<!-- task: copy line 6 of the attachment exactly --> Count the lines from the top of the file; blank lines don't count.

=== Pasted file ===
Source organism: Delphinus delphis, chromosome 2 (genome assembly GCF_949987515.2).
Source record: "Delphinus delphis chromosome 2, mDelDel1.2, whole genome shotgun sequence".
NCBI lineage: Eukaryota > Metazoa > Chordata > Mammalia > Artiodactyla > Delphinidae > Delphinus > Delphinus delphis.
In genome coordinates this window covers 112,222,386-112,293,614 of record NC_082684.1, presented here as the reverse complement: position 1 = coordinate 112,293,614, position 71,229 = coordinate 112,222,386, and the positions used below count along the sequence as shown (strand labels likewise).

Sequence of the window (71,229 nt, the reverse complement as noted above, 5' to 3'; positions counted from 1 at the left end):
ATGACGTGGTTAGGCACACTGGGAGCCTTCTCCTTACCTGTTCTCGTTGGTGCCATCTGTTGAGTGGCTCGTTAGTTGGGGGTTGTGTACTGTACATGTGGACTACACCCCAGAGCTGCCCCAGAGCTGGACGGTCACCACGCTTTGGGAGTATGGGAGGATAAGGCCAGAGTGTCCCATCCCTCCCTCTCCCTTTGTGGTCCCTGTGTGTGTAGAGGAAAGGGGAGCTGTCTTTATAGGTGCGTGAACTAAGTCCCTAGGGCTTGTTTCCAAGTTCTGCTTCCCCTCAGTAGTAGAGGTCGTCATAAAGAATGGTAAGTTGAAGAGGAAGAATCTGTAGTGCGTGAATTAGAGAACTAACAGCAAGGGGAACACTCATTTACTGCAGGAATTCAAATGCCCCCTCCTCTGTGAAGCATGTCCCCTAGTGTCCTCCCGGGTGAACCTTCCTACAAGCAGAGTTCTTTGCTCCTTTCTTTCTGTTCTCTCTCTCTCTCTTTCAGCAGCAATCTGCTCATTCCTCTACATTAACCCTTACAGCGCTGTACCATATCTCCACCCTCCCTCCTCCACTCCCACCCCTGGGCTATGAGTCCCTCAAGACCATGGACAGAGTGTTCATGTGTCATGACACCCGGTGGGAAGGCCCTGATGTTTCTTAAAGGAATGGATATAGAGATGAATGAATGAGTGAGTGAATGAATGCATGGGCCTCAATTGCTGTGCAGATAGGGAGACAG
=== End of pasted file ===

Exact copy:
ATGACGTGGTTAGGCACACTGGGAGCCTTCTCCTTACCTGTTCTCGTTGGTGCCATCTGTTGAGTGGCTCGTTAGTTGGGGGTTGTGTACTGTACATGTGGACTACACCCCAGAGCTGCCCCAGAGCTGGACGGTCACCACGCTTTGGGAGTATGGGAGGATAAGGCCAGAGTGTCCCATCCCTCCCTCTCCCTTTGTGGTCCCTGTGTGTGTAGAGGAAAGGGGAGCTGTCTTTATAGGTGCGTGAACTAAGTCCCTAGGGCTTGTTTCCAAGTTCTGCTTCCCCTCAGTAGTAGAGGTCGTCATAAAGAATGGTAAGTTGAAGAGGAAGAATCTGTAGTGCGTGAATTAGAGAACTAACAGCAAGGGGAACACTCATTTACTGCAGGAATTCAAATGCCCCCTCCTCTGTGAAGCATGTCCCCTAGTGTCCTCCCGGGTGAACCTTCCTACAAGCAGAGTTCTTTGCTCCTTTCTTTCTGTTCTCTCTCTCTCTCTTTCAGCAGCAATCTGCTCATTCCTCTACATTAACCCTTACAGCGCTGTACCATATCTCCACCCTCCCTCCTCCACTCCCACCCCTGGGCTATGAGTCCCTCAAGACCATGGACAGAGTGTTCATGTGTCATGACACCCGGTGGGAAGGCCCTGATGTTTCTTAAAGGAATGGATATAGAGATGAATGAATGAGTGAGTGAATGAATGCATGGGCCTCAATTGCTGTGCAGATAGGGAGACAG